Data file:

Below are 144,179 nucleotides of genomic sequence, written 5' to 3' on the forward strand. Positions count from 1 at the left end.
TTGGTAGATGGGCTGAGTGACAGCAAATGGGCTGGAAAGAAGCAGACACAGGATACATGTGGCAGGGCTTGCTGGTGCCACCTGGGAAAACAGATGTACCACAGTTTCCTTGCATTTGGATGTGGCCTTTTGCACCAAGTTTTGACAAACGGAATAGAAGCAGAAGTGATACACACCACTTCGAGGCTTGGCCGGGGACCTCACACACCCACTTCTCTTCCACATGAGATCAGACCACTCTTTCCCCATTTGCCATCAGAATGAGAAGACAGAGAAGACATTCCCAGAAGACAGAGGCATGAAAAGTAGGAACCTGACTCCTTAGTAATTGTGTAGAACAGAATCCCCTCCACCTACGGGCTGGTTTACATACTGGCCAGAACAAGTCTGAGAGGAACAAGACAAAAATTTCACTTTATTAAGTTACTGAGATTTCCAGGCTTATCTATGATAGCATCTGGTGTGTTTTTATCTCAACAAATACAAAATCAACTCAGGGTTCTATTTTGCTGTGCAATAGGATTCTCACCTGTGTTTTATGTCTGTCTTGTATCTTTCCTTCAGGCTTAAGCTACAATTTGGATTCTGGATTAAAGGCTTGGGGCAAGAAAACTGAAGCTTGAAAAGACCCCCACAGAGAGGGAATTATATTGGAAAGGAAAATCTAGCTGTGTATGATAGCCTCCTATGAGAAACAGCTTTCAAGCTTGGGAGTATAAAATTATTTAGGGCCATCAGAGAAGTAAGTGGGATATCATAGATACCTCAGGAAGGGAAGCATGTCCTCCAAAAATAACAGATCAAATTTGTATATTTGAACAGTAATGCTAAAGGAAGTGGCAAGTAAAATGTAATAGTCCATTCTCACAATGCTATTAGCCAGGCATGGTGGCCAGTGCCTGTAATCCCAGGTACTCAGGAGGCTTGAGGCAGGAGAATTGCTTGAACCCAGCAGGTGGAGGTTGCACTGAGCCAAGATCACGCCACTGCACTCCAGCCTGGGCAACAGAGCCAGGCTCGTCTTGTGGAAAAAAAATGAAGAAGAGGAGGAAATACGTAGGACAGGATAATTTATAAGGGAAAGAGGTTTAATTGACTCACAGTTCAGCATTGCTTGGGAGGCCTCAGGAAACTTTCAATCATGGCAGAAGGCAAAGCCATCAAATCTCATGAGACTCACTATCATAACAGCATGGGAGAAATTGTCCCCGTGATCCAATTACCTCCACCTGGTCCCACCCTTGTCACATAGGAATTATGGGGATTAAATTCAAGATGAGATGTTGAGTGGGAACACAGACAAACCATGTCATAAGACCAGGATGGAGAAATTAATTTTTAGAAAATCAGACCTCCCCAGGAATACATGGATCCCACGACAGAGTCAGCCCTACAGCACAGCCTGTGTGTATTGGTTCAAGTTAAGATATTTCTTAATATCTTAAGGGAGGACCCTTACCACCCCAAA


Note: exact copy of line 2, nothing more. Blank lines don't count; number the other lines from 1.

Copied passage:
TTGGTAGATGGGCTGAGTGACAGCAAATGGGCTGGAAAGAAGCAGACACAGGATACATGTGGCAGGGCTTGCTGGTGCCACCTGGGAAAACAGATGTACCACAGTTTCCTTGCATTTGGATGTGGCCTTTTGCACCAAGTTTTGACAAACGGAATAGAAGCAGAAGTGATACACACCACTTCGAGGCTTGGCCGGGGACCTCACACACCCACTTCTCTTCCACATGAGATCAGACCACTCTTTCCCCATTTGCCATCAGAATGAGAAGACAGAGAAGACATTCCCAGAAGACAGAGGCATGAAAAGTAGGAACCTGACTCCTTAGTAATTGTGTAGAACAGAATCCCCTCCACCTACGGGCTGGTTTACATACTGGCCAGAACAAGTCTGAGAGGAACAAGACAAAAATTTCACTTTATTAAGTTACTGAGATTTCCAGGCTTATCTATGATAGCATCTGGTGTGTTTTTATCTCAACAAATACAAAATCAACTCAGGGTTCTATTTTGCTGTGCAATAGGATTCTCACCTGTGTTTTATGTCTGTCTTGTATCTTTCCTTCAGGCTTAAGCTACAATTTGGATTCTGGATTAAAGGCTTGGGGCAAGAAAACTGAAGCTTGAAAAGACCCCCACAGAGAGGGAATTATATTGGAAAGGAAAATCTAGCTGTGTATGATAGCCTCCTATGAGAAACAGCTTTCAAGCTTGGGAGTATAAAATTATTTAGGGCCATCAGAGAAGTAAGTGGGATATCATAGATACCTCAGGAAGGGAAGCATGTCCTCCAAAAATAACAGATCAAATTTGTATATTTGAACAGTAATGCTAAAGGAAGTGGCAAGTAAAATGTAATAGTCCATTCTCACAATGCTATTAGCCAGGCATGGTGGCCAGTGCCTGTAATCCCAGGTACTCAGGAGGCTTGAGGCAGGAGAATTGCTTGAACCCAGCAGGTGGAGGTTGCACTGAGCCAAGATCACGCCACTGCACTCCAGCCTGGGCAACAGAGCCAGGCTCGTCTTGTGGAAAAAAAATGAAGAAGAGGAGGAAATACGTAGGACAGGATAATTTATAAGGGAAAGAGGTTTAATTGACTCACAGTTCAGCATTGCTTGGGAGGCCTCAGGAAACTTTCAATCATGGCAGAAGGCAAAGCCATCAAATCTCATGAGACTCACTATCATAACAGCATGGGAGAAATTGTCCCCGTGATCCAATTACCTCCACCTGGTCCCACCCTTGTCACATAGGAATTATGGGGATTAAATTCAAGATGAGATGTTGAGTGGGAACACAGACAAACCATGTCATAAGACCAGGATGGAGAAATTAATTTTTAGAAAATCAGACCTCCCCAGGAATACATGGATCCCACGACAGAGTCAGCCCTACAGCACAGCCTGTGTGTATTGGTTCAAGTTAAGATATTTCTTAATATCTTAAGGGAGGACCCTTACCACCCCAAA